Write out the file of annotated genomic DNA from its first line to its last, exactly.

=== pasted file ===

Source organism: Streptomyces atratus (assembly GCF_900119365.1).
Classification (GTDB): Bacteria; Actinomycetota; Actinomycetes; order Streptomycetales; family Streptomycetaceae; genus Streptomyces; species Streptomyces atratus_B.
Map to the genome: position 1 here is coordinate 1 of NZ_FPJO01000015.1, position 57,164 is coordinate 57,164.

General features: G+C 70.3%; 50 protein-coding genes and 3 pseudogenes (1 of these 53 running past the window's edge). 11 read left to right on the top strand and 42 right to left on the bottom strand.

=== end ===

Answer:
Source organism: Streptomyces atratus (assembly GCF_900119365.1).
Classification (GTDB): Bacteria; Actinomycetota; Actinomycetes; order Streptomycetales; family Streptomycetaceae; genus Streptomyces; species Streptomyces atratus_B.
Map to the genome: position 1 here is coordinate 1 of NZ_FPJO01000015.1, position 57,164 is coordinate 57,164.

General features: G+C 70.3%; 50 protein-coding genes and 3 pseudogenes (1 of these 53 running past the window's edge). 11 read left to right on the top strand and 42 right to left on the bottom strand.